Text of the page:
For their seventh album, the String Cheese Incident decided it was time to rethink their strategy when it came to whipping new music into shape. Instead of working out new ideas on the road before committing them to tape, the band rented a house in Sedona, Arizona, with the goal to write and record new music. They then collected the results and teamed up again with producer and former Talking Heads guitarist Jerry Harrison, and emerged with Believe, which arrives 20 years after the band's debut LP.
Bassist Keith Moseley talked with AllMusic about how the new approach sat with the band, how their second time working with Harrison was significantly different from the first, and if there are any musical ideas the band would automatically reject. Believe is out on April 14, and can be ordered via Pledge Music and iTunes.
AllMusic: What made you decide to record these songs before taking them on the road this time around?
Keith Moseley: Typically, we’re a band that debuts songs live and works them out over the course of playing them live on the road, but we had the idea, now that we have our new studio, that we wanted to take advantage of the studio process and try to groom these songs in the studio, the way that most artists would do, and get them distilled down to their best form before we debuted them. Having the luxury of our own studio now, I think that’s going to be the process going forward, to work things up and get them groomed and ready and recorded before playing them live, that’s kind of the goal now.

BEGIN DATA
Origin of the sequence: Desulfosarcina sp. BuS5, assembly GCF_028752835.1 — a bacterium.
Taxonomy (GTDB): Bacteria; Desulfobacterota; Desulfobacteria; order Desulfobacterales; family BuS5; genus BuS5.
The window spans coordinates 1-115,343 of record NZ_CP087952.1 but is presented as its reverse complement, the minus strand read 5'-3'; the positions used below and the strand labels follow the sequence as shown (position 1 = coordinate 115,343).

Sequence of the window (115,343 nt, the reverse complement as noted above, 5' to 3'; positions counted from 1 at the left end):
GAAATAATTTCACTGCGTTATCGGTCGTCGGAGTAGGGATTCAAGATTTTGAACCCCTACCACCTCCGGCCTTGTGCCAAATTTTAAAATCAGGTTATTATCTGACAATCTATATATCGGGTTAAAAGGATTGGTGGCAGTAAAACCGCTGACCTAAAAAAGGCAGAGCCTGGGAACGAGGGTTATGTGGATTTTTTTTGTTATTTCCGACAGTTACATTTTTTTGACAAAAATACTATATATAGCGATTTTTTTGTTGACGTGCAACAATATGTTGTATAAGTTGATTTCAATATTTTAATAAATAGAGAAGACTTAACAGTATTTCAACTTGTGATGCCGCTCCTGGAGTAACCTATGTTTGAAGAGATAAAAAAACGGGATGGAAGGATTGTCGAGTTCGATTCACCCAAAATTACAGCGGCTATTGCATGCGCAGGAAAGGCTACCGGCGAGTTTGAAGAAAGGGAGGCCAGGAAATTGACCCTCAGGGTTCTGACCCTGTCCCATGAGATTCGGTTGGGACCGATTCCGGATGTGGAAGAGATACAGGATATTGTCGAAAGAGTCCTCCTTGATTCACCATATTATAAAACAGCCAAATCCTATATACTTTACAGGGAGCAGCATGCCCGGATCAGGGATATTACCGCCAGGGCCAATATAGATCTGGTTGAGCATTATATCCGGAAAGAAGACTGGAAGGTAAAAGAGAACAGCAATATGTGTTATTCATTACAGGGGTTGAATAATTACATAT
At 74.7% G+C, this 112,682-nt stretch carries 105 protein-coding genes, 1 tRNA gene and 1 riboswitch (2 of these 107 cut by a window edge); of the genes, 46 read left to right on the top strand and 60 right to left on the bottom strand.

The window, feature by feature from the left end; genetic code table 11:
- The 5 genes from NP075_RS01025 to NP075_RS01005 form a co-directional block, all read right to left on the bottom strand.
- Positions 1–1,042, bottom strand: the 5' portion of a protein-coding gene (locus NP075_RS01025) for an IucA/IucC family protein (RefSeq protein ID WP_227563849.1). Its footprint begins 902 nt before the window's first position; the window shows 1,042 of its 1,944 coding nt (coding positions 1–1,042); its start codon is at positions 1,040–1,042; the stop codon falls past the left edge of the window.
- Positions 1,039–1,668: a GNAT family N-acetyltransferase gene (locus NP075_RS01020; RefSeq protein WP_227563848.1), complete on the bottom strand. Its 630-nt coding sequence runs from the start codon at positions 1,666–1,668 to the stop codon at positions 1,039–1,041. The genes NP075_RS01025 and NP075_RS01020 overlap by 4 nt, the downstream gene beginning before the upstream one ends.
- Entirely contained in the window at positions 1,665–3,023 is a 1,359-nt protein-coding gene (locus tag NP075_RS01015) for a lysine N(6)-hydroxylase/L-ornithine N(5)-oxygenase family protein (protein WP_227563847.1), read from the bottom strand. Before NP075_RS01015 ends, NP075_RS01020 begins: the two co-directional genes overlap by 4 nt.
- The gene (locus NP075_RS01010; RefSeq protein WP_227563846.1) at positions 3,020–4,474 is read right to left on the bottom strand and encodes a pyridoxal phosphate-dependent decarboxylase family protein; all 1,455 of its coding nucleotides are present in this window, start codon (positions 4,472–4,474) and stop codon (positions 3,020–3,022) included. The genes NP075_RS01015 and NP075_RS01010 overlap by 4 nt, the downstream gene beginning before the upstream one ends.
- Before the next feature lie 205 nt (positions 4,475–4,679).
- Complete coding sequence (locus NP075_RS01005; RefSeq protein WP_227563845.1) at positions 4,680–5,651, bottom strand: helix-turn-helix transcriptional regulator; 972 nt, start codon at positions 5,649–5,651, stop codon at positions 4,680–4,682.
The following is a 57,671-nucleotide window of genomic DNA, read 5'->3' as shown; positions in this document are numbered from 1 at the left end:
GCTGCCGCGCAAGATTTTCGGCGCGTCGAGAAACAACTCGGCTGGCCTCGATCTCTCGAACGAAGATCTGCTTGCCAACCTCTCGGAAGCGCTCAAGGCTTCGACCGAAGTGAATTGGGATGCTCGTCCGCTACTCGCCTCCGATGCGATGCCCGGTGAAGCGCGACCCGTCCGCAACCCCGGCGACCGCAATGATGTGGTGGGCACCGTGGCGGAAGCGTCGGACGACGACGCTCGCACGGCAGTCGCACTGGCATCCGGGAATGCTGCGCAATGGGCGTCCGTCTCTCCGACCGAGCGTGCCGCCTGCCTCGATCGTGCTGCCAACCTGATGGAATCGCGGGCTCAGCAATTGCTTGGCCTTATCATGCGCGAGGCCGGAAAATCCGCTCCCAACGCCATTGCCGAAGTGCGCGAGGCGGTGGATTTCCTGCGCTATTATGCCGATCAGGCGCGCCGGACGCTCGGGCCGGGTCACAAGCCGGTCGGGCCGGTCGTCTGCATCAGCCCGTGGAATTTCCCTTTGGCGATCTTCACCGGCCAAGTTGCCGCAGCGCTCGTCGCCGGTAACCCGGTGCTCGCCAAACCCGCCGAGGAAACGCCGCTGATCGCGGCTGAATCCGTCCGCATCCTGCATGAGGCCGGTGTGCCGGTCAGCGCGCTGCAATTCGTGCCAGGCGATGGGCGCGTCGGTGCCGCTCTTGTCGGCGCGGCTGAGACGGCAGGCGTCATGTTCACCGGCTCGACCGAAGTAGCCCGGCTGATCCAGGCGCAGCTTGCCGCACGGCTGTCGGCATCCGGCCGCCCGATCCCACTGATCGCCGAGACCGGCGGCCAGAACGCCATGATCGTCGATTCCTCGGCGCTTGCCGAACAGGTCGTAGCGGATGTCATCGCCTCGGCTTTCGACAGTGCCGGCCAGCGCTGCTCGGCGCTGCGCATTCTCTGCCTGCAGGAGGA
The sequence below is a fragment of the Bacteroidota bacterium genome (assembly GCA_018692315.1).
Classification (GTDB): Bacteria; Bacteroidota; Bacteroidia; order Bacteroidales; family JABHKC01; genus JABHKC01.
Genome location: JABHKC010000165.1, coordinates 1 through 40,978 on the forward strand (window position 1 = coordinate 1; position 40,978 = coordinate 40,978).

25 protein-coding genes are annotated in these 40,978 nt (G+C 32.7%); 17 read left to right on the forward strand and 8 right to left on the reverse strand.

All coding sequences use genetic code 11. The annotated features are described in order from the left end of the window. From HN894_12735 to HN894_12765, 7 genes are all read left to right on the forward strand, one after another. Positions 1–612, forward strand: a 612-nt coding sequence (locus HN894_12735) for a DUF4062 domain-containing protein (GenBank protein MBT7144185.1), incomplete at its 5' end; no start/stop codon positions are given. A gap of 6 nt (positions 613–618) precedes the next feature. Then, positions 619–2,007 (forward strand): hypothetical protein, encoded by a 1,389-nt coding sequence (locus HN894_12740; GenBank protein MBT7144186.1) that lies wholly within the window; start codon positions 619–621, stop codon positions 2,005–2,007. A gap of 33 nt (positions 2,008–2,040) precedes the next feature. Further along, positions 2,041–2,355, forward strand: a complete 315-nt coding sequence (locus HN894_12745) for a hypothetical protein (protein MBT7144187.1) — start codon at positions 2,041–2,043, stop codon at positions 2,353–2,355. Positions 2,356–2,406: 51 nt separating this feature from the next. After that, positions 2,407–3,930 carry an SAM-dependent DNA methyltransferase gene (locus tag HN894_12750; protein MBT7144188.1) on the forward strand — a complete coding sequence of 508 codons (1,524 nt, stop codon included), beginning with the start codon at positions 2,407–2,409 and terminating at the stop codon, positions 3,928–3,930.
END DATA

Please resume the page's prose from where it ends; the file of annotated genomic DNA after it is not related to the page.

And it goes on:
AllMusic: So when you begin with a recorded version of a song before taking it on the road, do you feel more obligated to stick to it?
Moseley: It’s been an interesting process, after getting the songs recorded, to go back and listen to the finished versions and actually learn how to play them live, to go back and revisit all the parts that are on the record, figure out who’s going to sing what, and recall how it went down and how to recreate it live. There’s some room to stretch in some of the tunes. For instance, “Get Tight,” one of my tunes, we’re finding that it makes sense to go twice through the solo section, and stretch the ending with some additional soloing and repeating the chorus over the ending, so that’s the natural process for how these songs adapt to the live situations. You find areas where you can stretch it and run with it a bit more.
AllMusic: What songs would you say have your particular stamp on this record?
Moseley: On “Get Tight,” I had a friend of mine, Tyler Grant, from a local band here called the Grant Farm, come in and play some Telecaster on it. It was something I’d conceived for that song as we were in the studio, I said, “I really hear it with this country guitar flavor, and I’d love to have someone come in and do some hot Tele licks.” We did it with our guitar player Bill’s blessing, to get some of that country twang in there, so I’m excited to hear what made the cut there, and that the song evolved the way I had conceptualize it.
AllMusic: Other musicians we've talked to who have recorded with Jerry Harrison noted his ability to tightly arrange their songs without losing what made them special. Is that similar to your experience with him?